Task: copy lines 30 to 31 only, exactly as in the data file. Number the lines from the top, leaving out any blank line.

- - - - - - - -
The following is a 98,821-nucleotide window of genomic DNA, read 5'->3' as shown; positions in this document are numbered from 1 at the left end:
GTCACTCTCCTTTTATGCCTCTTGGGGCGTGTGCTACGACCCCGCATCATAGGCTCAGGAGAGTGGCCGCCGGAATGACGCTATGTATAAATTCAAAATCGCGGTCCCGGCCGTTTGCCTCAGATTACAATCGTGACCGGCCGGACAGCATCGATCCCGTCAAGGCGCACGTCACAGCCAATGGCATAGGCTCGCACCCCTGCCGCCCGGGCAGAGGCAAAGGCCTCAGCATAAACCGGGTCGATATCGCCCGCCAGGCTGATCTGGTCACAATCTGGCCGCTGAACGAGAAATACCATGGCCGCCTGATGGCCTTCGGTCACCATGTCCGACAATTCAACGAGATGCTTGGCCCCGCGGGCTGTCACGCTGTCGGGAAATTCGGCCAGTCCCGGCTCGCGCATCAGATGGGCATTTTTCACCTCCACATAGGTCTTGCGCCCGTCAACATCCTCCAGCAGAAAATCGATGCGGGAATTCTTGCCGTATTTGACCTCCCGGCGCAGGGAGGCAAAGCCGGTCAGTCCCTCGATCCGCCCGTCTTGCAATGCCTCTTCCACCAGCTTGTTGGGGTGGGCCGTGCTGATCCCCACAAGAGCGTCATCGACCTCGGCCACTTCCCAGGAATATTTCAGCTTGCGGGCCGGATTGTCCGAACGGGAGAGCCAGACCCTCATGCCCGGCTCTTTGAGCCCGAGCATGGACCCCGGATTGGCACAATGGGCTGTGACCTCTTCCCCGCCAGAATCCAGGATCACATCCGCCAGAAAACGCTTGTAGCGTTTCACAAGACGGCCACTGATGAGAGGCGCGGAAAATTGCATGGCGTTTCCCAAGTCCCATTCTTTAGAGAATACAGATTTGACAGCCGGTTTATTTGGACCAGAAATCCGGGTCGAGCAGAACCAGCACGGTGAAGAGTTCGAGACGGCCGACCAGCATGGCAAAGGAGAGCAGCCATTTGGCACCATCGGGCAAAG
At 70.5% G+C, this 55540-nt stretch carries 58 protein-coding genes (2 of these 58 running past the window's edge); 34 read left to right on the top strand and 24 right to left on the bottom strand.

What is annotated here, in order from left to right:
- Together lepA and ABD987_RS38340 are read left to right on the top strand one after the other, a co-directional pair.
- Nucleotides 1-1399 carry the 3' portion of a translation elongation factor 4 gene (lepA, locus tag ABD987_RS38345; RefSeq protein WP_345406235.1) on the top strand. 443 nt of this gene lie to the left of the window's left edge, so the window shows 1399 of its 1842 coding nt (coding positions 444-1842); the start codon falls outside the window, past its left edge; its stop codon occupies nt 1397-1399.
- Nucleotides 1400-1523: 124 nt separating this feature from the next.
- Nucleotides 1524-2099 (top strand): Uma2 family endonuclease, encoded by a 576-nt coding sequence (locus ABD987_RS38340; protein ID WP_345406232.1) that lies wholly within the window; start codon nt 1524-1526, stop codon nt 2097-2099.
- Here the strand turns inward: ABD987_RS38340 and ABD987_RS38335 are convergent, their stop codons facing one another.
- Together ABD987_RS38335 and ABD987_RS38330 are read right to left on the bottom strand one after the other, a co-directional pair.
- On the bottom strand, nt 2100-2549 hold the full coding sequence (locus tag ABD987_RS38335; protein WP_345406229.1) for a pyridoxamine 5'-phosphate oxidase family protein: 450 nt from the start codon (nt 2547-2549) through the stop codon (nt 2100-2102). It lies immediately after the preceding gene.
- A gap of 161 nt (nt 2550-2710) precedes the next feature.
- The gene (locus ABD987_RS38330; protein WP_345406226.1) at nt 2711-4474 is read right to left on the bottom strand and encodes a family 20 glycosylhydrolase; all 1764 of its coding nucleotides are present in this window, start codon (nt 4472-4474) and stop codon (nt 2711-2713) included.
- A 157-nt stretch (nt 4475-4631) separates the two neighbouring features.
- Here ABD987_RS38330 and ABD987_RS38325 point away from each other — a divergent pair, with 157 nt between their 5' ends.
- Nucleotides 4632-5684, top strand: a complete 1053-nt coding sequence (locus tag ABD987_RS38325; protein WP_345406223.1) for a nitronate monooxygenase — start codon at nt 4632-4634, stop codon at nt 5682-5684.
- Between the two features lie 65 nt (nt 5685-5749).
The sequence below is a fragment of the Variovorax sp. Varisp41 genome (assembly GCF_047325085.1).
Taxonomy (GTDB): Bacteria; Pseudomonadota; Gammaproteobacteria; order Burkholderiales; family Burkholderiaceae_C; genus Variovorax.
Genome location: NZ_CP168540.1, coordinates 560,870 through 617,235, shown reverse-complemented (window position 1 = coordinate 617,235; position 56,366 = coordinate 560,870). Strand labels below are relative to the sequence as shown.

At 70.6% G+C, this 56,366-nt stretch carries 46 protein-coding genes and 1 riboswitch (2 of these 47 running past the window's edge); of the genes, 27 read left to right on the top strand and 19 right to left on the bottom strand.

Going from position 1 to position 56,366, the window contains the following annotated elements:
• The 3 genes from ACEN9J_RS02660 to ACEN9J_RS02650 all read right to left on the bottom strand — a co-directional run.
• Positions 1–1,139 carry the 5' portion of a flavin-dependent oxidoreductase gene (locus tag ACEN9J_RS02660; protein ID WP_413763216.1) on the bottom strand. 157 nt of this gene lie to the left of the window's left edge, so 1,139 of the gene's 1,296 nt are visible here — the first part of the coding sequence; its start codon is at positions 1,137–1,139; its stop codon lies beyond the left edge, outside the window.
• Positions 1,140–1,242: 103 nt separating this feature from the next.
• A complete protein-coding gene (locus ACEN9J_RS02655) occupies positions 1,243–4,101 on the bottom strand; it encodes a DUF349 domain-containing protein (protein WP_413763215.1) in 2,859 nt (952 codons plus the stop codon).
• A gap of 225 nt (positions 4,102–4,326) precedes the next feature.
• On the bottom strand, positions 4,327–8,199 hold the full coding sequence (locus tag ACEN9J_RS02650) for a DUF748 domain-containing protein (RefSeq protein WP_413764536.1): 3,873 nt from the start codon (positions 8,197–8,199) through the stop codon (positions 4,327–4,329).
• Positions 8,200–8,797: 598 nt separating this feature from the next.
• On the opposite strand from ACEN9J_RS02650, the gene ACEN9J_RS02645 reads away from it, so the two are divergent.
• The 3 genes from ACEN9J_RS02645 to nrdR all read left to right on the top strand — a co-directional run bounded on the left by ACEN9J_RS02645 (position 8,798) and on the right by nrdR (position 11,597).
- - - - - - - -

• On the opposite strand from ACEN9J_RS02650, the gene ACEN9J_RS02645 reads away from it, so the two are divergent.
• The 3 genes from ACEN9J_RS02645 to nrdR all read left to right on the top strand — a co-directional run bounded on the left by ACEN9J_RS02645 (position 8,798) and on the right by nrdR (position 11,597).